U.S. warplanes have again bombed Islamic State of Iraq and Syria (ISIS) positions in Syria, the Pentagon confirmed late Wednesday afternoon.
CBS News national security correspondent David Martin reports that the strikes were against a dozen ISIS targets with five of the strikes being carried out by the U.S. and seven by Arab allies.
Martin reports that they are economic targets -- including oil refineries -- intended to take away the source of ISIS funds. Most of the targets are located in the desert where there is little chance of collateral damage -- which is why the Arabs, who have less sophisticated night vision sensors on their aircraft, are flying such a large proportion.
As with Monday night's strikes, it is possible they will spot targets of opportunity along the way and strike those as well.
U.S. Central Command (CENTCOM) said in a statement the results of the strikes on the refineries were still being assessed but the initial indications are that "the strikes were successful."
"These small-scale refineries provided fuel to run ISIL operations, money to finance their continued attacks throughout Iraq and Syria, and an economic asset to support their future operations," the statement said, adding that the militants generate an estimated $2 million per day from the refineries.
Earlier Wednesday, U.S. warplanes bombed ISIS militant positions on both sides of the Syrian-Iraqi border as hard-line Syrian rebels who have been battling the extremist group sought cover, fearing a wider aerial campaign against all fighters seen as a potential threat to the United States.
The airstrikes come a day after the U.S. and five Arab allies opened their military operation against ISIS group in Syria with more than 200 strikes on some two dozen targets. That campaign, which President Barack Obama has warned could last years, expands upon the aerial assault the U.S. has already been waging for more than a month against the extremists in Iraq.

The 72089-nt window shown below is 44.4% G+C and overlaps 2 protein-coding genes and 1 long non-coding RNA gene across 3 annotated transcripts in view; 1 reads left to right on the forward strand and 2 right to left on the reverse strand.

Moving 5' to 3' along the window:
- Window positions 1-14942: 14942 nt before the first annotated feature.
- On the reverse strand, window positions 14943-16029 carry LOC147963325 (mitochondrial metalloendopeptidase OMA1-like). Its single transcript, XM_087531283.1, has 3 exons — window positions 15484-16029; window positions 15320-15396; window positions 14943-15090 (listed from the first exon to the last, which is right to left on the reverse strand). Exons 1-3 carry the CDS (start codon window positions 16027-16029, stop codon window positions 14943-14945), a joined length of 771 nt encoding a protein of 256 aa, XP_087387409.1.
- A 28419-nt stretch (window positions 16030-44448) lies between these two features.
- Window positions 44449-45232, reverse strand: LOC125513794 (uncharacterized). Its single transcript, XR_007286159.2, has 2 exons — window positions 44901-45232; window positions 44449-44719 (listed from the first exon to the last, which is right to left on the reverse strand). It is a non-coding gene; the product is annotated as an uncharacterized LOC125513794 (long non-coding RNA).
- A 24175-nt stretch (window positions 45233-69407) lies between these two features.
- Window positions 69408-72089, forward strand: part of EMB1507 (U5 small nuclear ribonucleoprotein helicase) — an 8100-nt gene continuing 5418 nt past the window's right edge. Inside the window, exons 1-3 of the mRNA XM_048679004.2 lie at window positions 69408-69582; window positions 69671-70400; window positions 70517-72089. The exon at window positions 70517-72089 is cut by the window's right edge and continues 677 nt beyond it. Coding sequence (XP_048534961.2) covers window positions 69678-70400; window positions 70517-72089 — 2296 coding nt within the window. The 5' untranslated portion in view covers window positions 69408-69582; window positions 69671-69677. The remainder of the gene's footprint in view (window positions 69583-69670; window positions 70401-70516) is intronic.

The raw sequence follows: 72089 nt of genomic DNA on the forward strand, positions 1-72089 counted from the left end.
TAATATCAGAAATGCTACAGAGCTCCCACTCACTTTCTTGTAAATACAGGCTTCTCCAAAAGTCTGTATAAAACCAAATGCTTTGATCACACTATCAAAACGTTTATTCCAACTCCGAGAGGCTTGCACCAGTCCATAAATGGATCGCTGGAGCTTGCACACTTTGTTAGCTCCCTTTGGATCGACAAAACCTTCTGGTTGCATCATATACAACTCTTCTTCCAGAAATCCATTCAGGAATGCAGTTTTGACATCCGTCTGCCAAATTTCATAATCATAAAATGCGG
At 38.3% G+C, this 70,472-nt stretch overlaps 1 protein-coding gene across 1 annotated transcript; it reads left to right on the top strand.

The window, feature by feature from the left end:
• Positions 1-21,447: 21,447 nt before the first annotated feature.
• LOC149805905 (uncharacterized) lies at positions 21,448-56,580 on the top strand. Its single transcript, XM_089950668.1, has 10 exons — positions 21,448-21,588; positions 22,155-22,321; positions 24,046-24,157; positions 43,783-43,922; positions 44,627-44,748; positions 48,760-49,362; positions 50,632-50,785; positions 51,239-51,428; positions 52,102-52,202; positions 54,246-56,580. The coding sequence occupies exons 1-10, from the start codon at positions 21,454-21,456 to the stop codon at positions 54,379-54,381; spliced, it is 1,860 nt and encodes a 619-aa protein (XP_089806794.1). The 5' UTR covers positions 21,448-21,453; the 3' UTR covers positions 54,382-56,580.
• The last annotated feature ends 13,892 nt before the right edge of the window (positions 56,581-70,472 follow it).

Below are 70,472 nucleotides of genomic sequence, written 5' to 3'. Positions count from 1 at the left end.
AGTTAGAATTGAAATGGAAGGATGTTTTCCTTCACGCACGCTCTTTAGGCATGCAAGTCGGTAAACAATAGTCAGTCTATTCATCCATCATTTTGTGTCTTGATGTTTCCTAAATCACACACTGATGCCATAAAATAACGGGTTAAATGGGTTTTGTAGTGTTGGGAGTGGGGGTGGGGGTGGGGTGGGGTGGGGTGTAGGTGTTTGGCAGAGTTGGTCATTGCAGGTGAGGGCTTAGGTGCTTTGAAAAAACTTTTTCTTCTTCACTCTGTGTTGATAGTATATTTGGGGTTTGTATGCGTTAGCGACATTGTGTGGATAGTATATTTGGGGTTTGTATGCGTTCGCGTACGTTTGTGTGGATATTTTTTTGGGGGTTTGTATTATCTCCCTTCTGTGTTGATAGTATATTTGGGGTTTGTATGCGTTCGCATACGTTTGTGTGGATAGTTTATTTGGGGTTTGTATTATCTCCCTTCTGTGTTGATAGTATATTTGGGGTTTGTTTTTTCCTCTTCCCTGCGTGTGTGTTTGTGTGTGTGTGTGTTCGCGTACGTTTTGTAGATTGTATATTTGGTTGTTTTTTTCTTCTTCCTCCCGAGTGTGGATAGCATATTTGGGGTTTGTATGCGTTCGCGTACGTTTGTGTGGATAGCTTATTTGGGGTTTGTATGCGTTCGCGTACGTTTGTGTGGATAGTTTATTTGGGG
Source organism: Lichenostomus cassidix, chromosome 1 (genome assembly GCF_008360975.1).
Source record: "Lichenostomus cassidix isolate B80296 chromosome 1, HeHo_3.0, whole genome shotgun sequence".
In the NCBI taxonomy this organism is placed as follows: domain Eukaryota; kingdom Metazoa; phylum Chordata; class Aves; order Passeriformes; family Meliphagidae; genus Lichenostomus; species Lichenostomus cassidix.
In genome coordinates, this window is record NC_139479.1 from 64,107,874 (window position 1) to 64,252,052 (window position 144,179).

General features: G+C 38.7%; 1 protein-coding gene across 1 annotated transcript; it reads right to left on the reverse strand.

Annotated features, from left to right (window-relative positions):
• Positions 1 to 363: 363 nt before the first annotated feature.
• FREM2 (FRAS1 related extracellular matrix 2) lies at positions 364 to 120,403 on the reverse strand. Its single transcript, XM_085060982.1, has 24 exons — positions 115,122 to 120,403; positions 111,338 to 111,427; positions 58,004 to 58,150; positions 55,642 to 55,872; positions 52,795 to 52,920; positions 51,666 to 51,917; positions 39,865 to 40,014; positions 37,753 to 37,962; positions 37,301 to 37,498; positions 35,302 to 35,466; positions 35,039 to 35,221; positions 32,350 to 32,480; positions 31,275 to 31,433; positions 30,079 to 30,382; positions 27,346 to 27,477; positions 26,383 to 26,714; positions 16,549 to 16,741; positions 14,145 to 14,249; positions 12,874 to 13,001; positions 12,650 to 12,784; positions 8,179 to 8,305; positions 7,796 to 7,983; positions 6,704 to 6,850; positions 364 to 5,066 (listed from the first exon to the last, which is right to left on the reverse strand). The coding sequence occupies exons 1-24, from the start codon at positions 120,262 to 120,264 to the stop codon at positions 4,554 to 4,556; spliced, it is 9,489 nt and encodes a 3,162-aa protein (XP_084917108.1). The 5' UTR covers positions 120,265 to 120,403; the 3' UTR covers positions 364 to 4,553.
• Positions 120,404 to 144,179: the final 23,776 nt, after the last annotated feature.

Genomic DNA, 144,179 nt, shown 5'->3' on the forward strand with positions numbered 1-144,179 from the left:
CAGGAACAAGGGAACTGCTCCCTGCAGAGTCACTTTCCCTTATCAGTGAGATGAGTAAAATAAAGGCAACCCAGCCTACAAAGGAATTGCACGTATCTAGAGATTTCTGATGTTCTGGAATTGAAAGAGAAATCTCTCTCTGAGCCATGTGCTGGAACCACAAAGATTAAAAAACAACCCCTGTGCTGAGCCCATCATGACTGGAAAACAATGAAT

"There's definitely a second day and there'll be a third and a fourth" in Syria, U.S. Secretary of State John Kerry told CNN in an interview on Wednesday. "This will go on for some time in several forms."
Along with its Arab partners, the Obama administration aims to destroy ISIS, the extremist faction that has through brute force carved out a proto-state in the heart of the Middle East, effectively erasing the border between Iraq and Syria. The United Nations has accused the extremist faction of committing war crimes.
The U.S. strikes earlier Wednesdat, conducted by bombers and fighter jets, damaged eight ISIS vehicles in Syria near the Iraqi border town of Qaim, the U.S. Central Command said in a statement. It also reported hitting two ISIS armed vehicles west of Baghdad, as well as two militant fighting positions in northern Iraq.
In a separate statement, Kirby said the strikes in eastern Syria hit a staging area used by the militants to move equipment across the border into Iraq.
He did not specify exactly where the air raids took place, but the Iraqi town of Qaim is across the border from the Syrian town of Boukamal, where Syrian activists reported at least 13 airstrikes on suspected ISIS positions on Wednesday.
The Britain-based Syrian Observatory for Human Rights said it was not immediately clear who carried out the airstrikes in and around Boukamal, but it cited locals as saying the intensity of the air raids was similar to that of strikes on the town early Tuesday by the U.S.-led military coalition.